A clear marker of how good Mumbai City's campaign was, was in that they had valid reasons to be disappointed at not making it to the knockout stages. In two matches against Abu Dhabi-based Al Jazira, Mumbai lost 0-1 and drew 0-0, but there were enough signs that they could've won both matches. Even winning one of those matches might have been enough to take them through as one of the three best group runners-up in the West region. Oh, small matter of fact, Mumbai City are currently unbeaten halfway through ISL 2022-23.
Salt Lake bounces at Asian Cup qualification
"Let's have a rendezvous soon. Until then, shobai bhalo thakben. [Everyone stay well]" - Sunil Chhetri, June 15, 2022.
That rendezvous hasn't happened yet, but for that week in June, Kolkata and the Salt Lake Stadium were very well, thanks to Sunil Chhetri (did you expect anyone else?).
It was a high week for Indian football for multiple reasons, not least of which was qualifying for the AFC Asian Cup for a second successive team. Most important, after years, maybe we found glimpses of how to answer one of Indian football's toughest questions. "Who after Sunil Chhetri?"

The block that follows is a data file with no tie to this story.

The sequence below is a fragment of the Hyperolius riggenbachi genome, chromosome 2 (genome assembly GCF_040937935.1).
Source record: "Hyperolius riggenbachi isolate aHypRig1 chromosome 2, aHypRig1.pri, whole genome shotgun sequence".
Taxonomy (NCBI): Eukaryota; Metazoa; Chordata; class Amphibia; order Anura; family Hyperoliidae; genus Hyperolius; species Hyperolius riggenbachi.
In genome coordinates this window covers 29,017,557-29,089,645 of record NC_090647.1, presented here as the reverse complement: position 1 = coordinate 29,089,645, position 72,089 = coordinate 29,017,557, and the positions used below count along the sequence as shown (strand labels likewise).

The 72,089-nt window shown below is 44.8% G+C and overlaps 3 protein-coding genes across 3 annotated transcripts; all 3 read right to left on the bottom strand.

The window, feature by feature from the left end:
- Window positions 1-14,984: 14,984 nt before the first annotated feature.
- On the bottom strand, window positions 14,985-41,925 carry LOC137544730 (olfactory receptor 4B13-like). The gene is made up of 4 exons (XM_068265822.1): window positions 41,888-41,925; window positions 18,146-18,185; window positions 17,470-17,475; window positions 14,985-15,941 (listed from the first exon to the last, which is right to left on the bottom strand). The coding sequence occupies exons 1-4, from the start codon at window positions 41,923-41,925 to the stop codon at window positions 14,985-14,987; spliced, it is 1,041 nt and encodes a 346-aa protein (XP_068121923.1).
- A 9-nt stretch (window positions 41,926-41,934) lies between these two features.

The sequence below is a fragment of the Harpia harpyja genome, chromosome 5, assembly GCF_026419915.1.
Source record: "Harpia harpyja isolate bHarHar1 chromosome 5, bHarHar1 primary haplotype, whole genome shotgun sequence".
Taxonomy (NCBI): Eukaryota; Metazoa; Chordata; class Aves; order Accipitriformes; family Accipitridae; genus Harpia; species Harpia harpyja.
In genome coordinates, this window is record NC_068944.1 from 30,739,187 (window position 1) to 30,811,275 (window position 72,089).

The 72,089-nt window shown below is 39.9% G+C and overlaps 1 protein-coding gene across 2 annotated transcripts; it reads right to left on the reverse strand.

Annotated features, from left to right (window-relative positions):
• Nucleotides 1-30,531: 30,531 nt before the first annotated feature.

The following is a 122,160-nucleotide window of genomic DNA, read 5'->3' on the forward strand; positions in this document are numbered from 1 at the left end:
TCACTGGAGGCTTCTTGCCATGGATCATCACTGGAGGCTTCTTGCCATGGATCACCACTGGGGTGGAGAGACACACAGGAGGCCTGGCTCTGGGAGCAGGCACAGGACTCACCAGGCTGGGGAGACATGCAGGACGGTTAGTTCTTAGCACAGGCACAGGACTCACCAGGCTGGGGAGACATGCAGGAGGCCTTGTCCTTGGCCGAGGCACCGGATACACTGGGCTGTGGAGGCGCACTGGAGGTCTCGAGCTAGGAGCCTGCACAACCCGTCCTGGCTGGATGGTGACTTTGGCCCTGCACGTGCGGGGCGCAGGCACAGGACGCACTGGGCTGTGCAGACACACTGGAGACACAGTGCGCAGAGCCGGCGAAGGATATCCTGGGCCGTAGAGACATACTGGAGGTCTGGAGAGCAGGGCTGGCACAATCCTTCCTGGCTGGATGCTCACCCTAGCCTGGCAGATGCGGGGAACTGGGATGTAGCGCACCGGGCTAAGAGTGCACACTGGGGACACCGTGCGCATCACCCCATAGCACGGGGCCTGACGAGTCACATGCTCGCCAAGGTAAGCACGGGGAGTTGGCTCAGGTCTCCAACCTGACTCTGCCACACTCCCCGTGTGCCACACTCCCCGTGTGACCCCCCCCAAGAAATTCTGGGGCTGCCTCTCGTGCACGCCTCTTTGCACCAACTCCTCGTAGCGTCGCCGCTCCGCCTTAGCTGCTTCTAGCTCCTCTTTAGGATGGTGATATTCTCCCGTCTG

Try Liston Colaco? Try Sahal Abdul Samad? Maybe try the young midfield partnership of Jeakson Singh and Suresh Wangjam or the exuberant full-back pairing of Akash Mishra and Naorem Roshan Singh? The answer to life after Chhetri might just be in the collective.
That's why the week in Kolkata was special, a young Indian collective was born at the home of Indian football.
On 15 August, the AIFF had to undergo the ignominy of being suspended by FIFA due to "undue interference by a third party". In this case, the third party was the Supreme Court-appointed CoA (Committee of Administrators).